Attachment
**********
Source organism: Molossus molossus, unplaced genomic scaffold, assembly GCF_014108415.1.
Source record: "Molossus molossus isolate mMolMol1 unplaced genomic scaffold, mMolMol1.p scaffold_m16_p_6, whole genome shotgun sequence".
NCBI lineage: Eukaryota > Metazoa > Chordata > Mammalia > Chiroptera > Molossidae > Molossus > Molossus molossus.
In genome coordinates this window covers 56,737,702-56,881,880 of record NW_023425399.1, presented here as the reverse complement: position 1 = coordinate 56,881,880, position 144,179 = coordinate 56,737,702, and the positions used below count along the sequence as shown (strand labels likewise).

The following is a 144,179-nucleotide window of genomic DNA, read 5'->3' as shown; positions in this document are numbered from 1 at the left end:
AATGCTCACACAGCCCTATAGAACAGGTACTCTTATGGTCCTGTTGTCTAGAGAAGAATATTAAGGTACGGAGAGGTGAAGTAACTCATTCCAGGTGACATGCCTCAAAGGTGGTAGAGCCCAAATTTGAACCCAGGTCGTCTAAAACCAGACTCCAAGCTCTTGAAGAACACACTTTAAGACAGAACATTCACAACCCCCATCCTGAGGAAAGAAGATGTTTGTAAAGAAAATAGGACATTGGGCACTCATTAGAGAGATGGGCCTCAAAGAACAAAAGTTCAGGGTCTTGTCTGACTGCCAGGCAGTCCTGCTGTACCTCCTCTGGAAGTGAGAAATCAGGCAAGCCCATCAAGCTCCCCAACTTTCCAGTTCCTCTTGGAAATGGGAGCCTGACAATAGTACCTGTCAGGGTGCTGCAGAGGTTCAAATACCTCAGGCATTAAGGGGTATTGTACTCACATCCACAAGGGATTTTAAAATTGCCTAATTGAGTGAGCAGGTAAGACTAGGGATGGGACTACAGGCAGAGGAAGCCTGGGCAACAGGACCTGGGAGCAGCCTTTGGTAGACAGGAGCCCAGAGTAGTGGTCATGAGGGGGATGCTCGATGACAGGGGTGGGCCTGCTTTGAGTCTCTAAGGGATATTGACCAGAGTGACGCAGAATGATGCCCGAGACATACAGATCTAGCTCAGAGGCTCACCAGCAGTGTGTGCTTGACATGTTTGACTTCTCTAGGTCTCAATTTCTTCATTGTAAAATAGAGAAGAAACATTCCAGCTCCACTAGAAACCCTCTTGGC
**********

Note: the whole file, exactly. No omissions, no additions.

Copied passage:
Source organism: Molossus molossus, unplaced genomic scaffold, assembly GCF_014108415.1.
Source record: "Molossus molossus isolate mMolMol1 unplaced genomic scaffold, mMolMol1.p scaffold_m16_p_6, whole genome shotgun sequence".
NCBI lineage: Eukaryota > Metazoa > Chordata > Mammalia > Chiroptera > Molossidae > Molossus > Molossus molossus.
In genome coordinates this window covers 56,737,702-56,881,880 of record NW_023425399.1, presented here as the reverse complement: position 1 = coordinate 56,881,880, position 144,179 = coordinate 56,737,702, and the positions used below count along the sequence as shown (strand labels likewise).

The following is a 144,179-nucleotide window of genomic DNA, read 5'->3' as shown; positions in this document are numbered from 1 at the left end:
AATGCTCACACAGCCCTATAGAACAGGTACTCTTATGGTCCTGTTGTCTAGAGAAGAATATTAAGGTACGGAGAGGTGAAGTAACTCATTCCAGGTGACATGCCTCAAAGGTGGTAGAGCCCAAATTTGAACCCAGGTCGTCTAAAACCAGACTCCAAGCTCTTGAAGAACACACTTTAAGACAGAACATTCACAACCCCCATCCTGAGGAAAGAAGATGTTTGTAAAGAAAATAGGACATTGGGCACTCATTAGAGAGATGGGCCTCAAAGAACAAAAGTTCAGGGTCTTGTCTGACTGCCAGGCAGTCCTGCTGTACCTCCTCTGGAAGTGAGAAATCAGGCAAGCCCATCAAGCTCCCCAACTTTCCAGTTCCTCTTGGAAATGGGAGCCTGACAATAGTACCTGTCAGGGTGCTGCAGAGGTTCAAATACCTCAGGCATTAAGGGGTATTGTACTCACATCCACAAGGGATTTTAAAATTGCCTAATTGAGTGAGCAGGTAAGACTAGGGATGGGACTACAGGCAGAGGAAGCCTGGGCAACAGGACCTGGGAGCAGCCTTTGGTAGACAGGAGCCCAGAGTAGTGGTCATGAGGGGGATGCTCGATGACAGGGGTGGGCCTGCTTTGAGTCTCTAAGGGATATTGACCAGAGTGACGCAGAATGATGCCCGAGACATACAGATCTAGCTCAGAGGCTCACCAGCAGTGTGTGCTTGACATGTTTGACTTCTCTAGGTCTCAATTTCTTCATTGTAAAATAGAGAAGAAACATTCCAGCTCCACTAGAAACCCTCTTGGC